Are you following #fontlicensingjuly?

I'm answering one question a day about font licensing on twitter till August 15th but calling it #fontlicensingjuly.  Feel free to submit questions here.
«1

Comments

  • Yup… waiting for mine about licensing for eBooks. Or did I miss it? :-)
  • JoyceKettererJoyceKetterer Posts: 269
    edited July 6
    @Claudio Piccinini I saw it but it's a hard one for me to answer as phrased.  I simply have no idea how many models there are.  I can tell you my model and a few others.  I can expound on my evolution about pdfs (we don't charge extra anymore) but I felt like that wouldnt satisfy your request 
  • Dan ReynoldsDan Reynolds Posts: 127
    eBooks! Happy to pitch a question about that on Twitter. But generally, I personally do not think that books in PDFs should be considered as eBooks for the purposes of licensing. Yes, there are plenty of books that are sold as PDFs, but “eBooks” of books seem to me to be dynamic (the text reflows to suit the device the reader is using, as well as the reading device), while a PDF does not do that. Nevertheless, many font providers – in their descriptions of their eBook licenses – include PDFs there. Moreover, they often do not mention PDFs anywhere else. Even if one is going to view “books” sold as PDFs as an eBook in terms of licensing, that PDF seems to be a different kind of animal to me than, for example, the instructional manual for a new wireless keyboard that an electronics company might have on its site as a free download. Yet, for some foundries, that instruction manual needs the same eBook license a novel in PDF form would need.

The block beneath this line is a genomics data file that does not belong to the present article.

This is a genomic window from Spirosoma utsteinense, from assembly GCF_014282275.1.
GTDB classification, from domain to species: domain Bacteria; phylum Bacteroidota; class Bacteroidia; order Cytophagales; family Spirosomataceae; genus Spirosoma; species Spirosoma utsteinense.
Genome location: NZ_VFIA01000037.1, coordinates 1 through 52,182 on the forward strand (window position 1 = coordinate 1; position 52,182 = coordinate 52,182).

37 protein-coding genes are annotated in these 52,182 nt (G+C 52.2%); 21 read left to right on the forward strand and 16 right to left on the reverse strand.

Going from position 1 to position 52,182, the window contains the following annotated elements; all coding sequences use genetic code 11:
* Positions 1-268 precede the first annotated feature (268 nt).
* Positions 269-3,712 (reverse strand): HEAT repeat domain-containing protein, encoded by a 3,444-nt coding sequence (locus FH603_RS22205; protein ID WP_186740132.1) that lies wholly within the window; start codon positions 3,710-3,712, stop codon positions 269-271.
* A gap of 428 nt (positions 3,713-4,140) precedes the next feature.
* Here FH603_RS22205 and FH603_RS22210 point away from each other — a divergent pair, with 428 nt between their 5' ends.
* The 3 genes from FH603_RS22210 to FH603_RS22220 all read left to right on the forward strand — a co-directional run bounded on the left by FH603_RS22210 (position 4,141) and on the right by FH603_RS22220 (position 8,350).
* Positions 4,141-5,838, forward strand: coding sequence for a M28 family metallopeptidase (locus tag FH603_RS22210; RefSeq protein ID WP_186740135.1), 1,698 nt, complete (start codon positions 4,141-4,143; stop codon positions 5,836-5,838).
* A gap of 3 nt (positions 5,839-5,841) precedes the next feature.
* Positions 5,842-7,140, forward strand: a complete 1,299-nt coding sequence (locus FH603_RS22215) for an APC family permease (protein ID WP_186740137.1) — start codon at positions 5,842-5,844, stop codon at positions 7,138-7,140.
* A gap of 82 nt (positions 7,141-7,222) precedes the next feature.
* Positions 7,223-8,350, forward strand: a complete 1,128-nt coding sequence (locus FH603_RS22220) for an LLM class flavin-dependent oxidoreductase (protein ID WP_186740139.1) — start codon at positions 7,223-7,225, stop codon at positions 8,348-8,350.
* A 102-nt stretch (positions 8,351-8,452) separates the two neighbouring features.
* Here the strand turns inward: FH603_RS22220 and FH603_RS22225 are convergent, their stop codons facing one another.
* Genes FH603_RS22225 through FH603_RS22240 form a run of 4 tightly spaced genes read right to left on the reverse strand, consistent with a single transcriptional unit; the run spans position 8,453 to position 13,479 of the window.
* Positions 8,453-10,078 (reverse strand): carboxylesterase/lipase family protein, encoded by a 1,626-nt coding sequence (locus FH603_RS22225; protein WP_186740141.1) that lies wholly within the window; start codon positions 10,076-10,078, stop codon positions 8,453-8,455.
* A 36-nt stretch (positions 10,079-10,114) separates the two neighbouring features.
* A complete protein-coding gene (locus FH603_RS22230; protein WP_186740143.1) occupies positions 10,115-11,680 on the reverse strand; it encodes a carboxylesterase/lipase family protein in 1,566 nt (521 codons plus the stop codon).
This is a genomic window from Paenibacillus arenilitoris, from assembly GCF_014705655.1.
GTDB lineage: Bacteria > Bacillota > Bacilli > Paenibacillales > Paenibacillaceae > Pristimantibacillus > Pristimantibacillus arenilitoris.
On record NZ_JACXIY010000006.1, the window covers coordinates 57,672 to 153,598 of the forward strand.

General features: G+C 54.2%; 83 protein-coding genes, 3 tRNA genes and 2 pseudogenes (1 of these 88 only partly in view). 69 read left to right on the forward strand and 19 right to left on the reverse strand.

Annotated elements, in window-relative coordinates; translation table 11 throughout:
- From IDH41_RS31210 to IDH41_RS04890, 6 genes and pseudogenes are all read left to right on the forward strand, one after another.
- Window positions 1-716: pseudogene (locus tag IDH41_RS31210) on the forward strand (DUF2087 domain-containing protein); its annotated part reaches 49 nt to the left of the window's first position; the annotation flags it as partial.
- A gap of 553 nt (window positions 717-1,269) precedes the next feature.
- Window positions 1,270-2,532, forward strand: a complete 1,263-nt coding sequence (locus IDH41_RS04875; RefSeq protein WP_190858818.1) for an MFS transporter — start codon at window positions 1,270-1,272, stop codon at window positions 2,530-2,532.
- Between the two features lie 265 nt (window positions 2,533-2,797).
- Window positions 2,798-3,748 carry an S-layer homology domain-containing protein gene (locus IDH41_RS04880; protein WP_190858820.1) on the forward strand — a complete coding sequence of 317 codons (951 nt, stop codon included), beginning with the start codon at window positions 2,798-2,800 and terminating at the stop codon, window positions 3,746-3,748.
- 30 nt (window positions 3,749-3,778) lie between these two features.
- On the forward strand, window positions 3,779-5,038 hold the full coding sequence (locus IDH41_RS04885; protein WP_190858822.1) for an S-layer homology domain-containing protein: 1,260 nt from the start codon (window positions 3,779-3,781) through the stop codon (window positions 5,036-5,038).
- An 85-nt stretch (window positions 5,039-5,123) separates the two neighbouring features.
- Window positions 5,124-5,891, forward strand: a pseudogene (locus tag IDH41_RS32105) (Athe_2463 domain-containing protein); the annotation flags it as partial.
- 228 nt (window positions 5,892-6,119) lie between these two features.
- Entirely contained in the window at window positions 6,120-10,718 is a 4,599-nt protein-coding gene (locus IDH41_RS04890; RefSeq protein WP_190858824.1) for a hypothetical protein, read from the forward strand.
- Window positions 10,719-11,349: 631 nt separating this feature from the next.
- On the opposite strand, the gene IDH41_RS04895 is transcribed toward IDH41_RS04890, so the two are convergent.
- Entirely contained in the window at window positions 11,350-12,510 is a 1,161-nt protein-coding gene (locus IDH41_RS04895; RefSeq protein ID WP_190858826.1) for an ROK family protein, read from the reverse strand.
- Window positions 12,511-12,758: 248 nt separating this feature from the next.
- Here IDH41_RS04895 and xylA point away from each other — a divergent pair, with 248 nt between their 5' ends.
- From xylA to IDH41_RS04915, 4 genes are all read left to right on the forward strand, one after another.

• JoyceKettererJoyceKetterer Posts: 269
    edited July 6
    Speaking solely as a continuity nerd, I think if you don't charge a product license for a printed book you shouldn't charge and ebook license for a pdf book.  If you do charge for pdf embedding then that's a reasonable charge - we don't.  I like my system of rules clean and easy to remember. But that's not the question @Claudio Piccinini asked.  
  • >>Are you following #fontlicensingjuly?<<

    No.
  • Vasil StanevVasil Stanev Posts: 401
    Dear Joyce:
    Can lettering artworks be protected by copyright law?
  • JoyceKettererJoyceKetterer Posts: 269
    @Vasil Stanev - Thank you for taking the time to ask a question.  Unfortunately, I'm not a lawyer.  So I'm restricting myself to answering only questions that have a sales and customer support component.  
  • Vasil StanevVasil Stanev Posts: 401
    edited July 8
    JoyceKetterer  Thank You for replying! :) What is the best way to earn a living with lettering remotely? I tried using solcial networks and exposure, but no big results so far. :/
  • @Dan Reynolds: That is actually interesting as personally I value proper eBooks in non-reflowing, PDF format. Clearly they are two different conceptions, but an eBook that does not have a (fixed) typesetting, and where text can flow in less readable and odd ways is not a proper book to me.

    @JoyceKetterer: Well, your policy (Darden studio, right) sounds wise to me, and your replies are very useful anyways.